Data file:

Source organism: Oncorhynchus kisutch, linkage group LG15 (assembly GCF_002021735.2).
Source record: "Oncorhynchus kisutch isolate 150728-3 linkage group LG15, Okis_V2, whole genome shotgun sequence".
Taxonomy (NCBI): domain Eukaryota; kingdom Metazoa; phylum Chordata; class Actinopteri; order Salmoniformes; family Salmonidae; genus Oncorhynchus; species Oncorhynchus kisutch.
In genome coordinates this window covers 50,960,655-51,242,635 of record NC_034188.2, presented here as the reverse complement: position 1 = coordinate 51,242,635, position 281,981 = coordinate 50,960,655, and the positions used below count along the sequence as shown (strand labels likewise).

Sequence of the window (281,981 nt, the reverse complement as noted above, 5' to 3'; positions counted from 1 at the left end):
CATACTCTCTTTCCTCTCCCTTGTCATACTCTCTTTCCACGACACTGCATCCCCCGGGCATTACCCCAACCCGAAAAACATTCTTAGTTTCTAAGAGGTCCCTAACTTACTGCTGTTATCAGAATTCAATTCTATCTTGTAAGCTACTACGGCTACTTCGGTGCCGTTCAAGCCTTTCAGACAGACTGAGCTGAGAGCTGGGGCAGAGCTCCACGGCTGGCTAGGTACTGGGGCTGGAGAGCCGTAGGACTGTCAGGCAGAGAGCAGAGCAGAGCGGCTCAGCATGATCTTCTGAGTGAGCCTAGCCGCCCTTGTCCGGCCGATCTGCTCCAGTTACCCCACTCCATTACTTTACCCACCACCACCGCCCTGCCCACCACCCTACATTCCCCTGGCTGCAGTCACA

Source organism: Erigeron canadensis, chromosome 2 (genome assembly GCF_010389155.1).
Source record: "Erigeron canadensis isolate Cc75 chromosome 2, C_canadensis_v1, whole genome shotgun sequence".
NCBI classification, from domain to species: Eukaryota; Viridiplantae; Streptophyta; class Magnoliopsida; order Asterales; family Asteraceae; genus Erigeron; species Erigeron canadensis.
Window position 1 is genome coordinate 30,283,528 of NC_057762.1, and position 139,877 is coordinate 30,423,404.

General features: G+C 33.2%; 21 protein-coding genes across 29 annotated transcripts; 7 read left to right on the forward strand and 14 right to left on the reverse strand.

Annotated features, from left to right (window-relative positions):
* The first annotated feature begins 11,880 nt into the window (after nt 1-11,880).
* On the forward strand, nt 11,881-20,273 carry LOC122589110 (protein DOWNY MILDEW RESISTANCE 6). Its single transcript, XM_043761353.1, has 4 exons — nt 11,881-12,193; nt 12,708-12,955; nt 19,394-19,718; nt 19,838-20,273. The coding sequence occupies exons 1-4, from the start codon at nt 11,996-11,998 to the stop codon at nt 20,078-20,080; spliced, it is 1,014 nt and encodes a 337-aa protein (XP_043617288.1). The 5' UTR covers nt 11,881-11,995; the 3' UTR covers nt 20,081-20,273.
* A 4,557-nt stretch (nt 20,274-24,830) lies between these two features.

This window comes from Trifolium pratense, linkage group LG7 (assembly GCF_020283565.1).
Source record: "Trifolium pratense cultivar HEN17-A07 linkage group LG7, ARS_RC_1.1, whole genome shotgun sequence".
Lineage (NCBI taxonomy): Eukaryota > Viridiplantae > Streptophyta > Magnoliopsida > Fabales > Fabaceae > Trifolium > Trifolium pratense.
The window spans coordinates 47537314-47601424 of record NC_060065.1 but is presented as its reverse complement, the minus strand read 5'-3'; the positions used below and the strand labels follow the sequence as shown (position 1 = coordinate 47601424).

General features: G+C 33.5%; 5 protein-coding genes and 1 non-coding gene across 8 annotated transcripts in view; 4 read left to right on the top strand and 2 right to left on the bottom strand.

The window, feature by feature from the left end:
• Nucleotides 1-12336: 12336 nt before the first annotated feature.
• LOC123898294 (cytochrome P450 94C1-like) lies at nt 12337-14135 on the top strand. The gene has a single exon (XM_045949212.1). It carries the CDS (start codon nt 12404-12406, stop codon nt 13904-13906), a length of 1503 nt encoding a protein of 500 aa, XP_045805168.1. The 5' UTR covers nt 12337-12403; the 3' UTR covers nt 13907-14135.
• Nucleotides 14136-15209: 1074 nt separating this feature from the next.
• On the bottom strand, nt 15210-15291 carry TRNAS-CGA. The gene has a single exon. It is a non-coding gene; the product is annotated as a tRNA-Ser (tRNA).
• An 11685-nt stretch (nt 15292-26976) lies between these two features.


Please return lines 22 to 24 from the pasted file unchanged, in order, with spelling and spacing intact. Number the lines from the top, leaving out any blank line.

• Nucleotides 1-12336: 12336 nt before the first annotated feature.
• LOC123898294 (cytochrome P450 94C1-like) lies at nt 12337-14135 on the top strand. The gene has a single exon (XM_045949212.1). It carries the CDS (start codon nt 12404-12406, stop codon nt 13904-13906), a length of 1503 nt encoding a protein of 500 aa, XP_045805168.1. The 5' UTR covers nt 12337-12403; the 3' UTR covers nt 13907-14135.
• Nucleotides 14136-15209: 1074 nt separating this feature from the next.